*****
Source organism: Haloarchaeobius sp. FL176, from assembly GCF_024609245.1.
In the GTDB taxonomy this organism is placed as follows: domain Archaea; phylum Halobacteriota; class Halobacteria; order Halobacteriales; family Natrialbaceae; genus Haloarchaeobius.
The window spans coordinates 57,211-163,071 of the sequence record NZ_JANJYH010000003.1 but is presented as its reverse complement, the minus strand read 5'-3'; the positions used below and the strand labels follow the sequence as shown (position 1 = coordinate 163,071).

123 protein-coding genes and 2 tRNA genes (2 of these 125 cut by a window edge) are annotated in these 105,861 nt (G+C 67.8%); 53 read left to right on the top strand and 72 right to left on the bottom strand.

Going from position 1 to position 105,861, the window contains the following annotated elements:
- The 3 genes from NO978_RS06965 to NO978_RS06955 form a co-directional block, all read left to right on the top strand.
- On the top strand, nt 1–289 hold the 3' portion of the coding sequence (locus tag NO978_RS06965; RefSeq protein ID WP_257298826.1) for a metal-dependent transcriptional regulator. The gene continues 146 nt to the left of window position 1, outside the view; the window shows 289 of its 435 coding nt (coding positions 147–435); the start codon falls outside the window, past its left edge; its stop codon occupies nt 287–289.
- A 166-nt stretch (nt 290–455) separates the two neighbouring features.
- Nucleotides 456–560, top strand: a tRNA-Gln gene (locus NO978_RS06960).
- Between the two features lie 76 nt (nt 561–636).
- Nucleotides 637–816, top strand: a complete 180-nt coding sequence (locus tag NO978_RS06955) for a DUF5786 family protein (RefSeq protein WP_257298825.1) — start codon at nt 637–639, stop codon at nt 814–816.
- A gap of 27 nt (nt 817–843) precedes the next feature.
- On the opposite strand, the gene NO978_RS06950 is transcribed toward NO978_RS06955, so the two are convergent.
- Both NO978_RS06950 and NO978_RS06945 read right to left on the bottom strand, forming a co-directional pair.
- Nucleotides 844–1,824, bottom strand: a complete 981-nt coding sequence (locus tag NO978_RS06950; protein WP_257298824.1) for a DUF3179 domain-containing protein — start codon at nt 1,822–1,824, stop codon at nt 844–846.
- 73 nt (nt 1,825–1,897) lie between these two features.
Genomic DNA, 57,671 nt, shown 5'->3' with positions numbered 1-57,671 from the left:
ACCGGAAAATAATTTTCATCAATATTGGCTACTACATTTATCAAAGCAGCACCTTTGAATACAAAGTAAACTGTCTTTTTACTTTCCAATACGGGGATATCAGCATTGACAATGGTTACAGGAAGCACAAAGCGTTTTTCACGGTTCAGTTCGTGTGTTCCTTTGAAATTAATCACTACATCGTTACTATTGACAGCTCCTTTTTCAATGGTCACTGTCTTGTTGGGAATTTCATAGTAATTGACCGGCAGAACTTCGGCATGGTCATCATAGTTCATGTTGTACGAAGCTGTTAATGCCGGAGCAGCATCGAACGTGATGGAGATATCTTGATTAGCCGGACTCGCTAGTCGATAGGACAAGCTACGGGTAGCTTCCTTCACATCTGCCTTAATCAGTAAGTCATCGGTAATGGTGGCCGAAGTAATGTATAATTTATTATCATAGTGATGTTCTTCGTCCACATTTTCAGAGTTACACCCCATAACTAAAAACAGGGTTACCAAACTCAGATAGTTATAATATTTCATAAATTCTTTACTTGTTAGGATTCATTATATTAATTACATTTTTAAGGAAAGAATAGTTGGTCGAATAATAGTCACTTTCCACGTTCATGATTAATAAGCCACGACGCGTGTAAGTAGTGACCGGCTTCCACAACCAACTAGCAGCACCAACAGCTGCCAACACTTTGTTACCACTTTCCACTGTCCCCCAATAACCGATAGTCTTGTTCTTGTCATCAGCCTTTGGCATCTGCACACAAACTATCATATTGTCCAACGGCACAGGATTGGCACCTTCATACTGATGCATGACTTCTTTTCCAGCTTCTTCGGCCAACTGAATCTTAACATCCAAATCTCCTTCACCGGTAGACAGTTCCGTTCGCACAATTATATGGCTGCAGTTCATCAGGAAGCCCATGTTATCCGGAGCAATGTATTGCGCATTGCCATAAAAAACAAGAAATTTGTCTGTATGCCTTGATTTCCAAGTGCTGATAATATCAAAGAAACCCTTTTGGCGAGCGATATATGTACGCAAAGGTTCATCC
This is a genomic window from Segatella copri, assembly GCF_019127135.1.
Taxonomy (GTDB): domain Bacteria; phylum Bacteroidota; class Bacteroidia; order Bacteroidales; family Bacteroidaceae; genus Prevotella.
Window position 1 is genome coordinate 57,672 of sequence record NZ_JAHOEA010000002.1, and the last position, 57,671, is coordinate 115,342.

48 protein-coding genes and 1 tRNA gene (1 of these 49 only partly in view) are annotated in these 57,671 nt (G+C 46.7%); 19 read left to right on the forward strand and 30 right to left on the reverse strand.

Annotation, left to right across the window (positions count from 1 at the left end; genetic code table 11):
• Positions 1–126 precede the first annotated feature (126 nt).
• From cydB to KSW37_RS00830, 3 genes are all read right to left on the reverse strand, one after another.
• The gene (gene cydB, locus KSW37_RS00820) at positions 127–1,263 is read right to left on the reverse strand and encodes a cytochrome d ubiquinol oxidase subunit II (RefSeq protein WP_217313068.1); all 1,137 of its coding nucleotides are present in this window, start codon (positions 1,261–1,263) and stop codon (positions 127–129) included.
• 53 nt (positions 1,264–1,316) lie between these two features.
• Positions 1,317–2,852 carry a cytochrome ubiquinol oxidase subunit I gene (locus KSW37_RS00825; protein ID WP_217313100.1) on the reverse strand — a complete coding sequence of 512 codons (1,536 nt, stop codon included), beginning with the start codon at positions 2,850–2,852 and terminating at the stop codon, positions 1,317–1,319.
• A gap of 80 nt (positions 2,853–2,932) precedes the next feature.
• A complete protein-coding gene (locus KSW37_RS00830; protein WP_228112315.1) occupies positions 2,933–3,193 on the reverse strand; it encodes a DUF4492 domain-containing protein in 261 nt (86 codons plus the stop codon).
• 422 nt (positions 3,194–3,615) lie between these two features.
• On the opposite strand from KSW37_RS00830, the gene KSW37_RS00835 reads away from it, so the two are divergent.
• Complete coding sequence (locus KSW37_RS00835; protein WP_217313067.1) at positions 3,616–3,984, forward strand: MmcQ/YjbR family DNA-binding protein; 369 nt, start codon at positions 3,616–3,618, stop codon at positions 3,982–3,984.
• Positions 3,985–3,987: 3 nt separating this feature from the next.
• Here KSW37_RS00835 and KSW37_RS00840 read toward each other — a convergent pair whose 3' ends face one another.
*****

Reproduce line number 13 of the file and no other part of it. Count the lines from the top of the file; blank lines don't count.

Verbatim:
- On the opposite strand, the gene NO978_RS06950 is transcribed toward NO978_RS06955, so the two are convergent.